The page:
Janssen single-shot COVID vaccine

The Janssen vaccine for COVID-19 (manufactured by Johnson and Johnson, and approved for emergency use) only requires a single dose to offer good protection, and is much easier to transport and administer because it can be stored long term at normal refrigerator temperatures.  Those differences will greatly reduce the logistical overhead of mass vaccination.  As production of the vaccine ramps up, it will become especially important in reaching smaller, more distant communities.

Similar to the Moderna and Pfizer vaccines, it doesn’t actually contain the material that your body is getting trained to recognize, the coronavirus spike protein.  All three vaccines are designed to transport an RNA sequence into a small number of cells in your body.  Those cells then produce and secrete a portion of the spike protein.  The sudden presence of the foreign spike protein is what triggers your immune system to action, and teaches it what kind of antibody or T-cell response to use when confronted with actual coronavirus in the future.  The Pfizer and Moderna vaccines contain bare mRNA, encapsulated in small globules of fat, which are designed so that they have a tendency to fuse with your cells and inject the mRNA into them.  The Janssen vaccine uses a different vector to carry the RNA, an adenovirus which normally causes the common cold, but which has been modified so that it cannot replicate or cause illness.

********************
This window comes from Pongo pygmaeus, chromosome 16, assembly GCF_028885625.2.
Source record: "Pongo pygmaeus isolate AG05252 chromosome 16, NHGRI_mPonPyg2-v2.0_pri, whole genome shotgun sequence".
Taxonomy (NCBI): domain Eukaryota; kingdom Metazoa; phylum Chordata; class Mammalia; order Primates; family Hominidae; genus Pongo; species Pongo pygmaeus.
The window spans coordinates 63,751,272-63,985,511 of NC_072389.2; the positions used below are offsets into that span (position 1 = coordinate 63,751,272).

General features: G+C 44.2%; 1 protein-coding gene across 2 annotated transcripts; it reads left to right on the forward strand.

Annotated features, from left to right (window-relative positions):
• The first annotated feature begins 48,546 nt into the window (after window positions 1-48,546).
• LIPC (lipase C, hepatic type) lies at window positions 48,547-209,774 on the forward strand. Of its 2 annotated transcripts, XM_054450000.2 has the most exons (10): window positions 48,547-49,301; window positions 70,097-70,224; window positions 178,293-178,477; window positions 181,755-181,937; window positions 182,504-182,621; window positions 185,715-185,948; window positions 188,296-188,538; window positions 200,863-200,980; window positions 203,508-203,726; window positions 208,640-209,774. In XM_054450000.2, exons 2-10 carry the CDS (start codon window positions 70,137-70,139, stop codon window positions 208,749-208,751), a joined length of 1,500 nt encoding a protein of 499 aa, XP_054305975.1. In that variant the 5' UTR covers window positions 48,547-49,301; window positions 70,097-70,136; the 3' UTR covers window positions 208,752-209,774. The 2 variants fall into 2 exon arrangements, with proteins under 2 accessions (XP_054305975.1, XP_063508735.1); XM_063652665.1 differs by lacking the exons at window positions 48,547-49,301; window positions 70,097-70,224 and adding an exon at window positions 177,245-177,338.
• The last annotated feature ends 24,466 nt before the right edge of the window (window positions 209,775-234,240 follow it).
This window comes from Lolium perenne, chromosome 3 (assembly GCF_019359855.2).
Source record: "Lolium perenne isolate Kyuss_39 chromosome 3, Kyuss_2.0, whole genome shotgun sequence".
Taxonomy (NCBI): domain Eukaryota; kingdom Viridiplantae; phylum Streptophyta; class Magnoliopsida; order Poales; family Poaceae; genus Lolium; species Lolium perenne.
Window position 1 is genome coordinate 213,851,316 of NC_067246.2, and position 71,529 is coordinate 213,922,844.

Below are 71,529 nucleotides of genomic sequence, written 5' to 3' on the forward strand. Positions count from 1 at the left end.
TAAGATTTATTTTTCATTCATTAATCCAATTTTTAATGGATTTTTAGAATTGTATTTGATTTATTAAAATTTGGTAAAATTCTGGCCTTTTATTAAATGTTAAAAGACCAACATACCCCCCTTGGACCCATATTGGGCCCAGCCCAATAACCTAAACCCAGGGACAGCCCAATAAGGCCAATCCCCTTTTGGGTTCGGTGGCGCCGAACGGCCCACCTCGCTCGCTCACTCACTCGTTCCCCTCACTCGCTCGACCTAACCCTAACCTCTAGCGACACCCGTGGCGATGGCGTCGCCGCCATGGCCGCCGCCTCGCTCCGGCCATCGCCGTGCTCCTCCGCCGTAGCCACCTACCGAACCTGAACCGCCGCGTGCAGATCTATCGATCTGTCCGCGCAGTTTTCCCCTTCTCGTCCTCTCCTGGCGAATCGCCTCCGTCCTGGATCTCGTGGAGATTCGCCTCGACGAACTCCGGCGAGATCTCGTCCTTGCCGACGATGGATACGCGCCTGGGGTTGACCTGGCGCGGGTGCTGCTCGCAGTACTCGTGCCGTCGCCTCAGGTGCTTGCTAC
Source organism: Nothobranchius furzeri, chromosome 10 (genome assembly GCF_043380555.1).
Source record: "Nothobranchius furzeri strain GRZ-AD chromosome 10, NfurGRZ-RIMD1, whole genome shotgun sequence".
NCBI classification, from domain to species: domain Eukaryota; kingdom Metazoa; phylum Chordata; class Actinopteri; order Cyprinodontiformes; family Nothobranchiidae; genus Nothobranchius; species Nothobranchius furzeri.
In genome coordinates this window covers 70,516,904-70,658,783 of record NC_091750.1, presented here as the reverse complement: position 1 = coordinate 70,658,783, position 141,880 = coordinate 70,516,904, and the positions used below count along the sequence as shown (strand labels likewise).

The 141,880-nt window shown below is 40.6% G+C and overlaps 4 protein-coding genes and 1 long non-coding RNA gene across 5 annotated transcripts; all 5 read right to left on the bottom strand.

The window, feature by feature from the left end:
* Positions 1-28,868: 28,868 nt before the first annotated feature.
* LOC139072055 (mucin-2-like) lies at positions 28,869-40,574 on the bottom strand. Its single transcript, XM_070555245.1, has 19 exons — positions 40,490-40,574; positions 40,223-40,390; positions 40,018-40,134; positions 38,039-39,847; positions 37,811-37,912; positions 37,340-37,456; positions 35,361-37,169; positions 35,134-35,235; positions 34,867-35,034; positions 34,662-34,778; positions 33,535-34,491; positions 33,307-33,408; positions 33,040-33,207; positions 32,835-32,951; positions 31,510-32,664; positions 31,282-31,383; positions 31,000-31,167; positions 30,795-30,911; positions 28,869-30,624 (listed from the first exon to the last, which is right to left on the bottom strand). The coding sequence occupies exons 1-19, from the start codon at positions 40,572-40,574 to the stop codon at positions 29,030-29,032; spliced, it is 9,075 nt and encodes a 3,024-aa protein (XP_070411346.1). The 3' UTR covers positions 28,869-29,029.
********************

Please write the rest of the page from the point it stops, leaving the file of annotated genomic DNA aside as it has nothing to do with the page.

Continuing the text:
Side effects will vary from person to person. I received the single dose vaccine on March 4, and experienced only mild symptoms. There was some injection site soreness, extending to the neck and shoulder muscles.  I felt a little muzzy-headed for a few hours that evening, but after having a good night’s sleep, I felt much clearer.  I had a very slightly elevated body temperature, about half a degree higher than normal, which made me a little bit uncomfortable for about a day.

This vaccine provides moderate protection after about two weeks, and better protection after about four weeks.  That means that even if confronted with new variants, the chances of illness are reduced, and the chances of serious illness or hospitalization are greatly reduced.

I will be continuing to wear medical grade masks in the clinic, and ask that patients continue to wear masks during treatment whenever possible.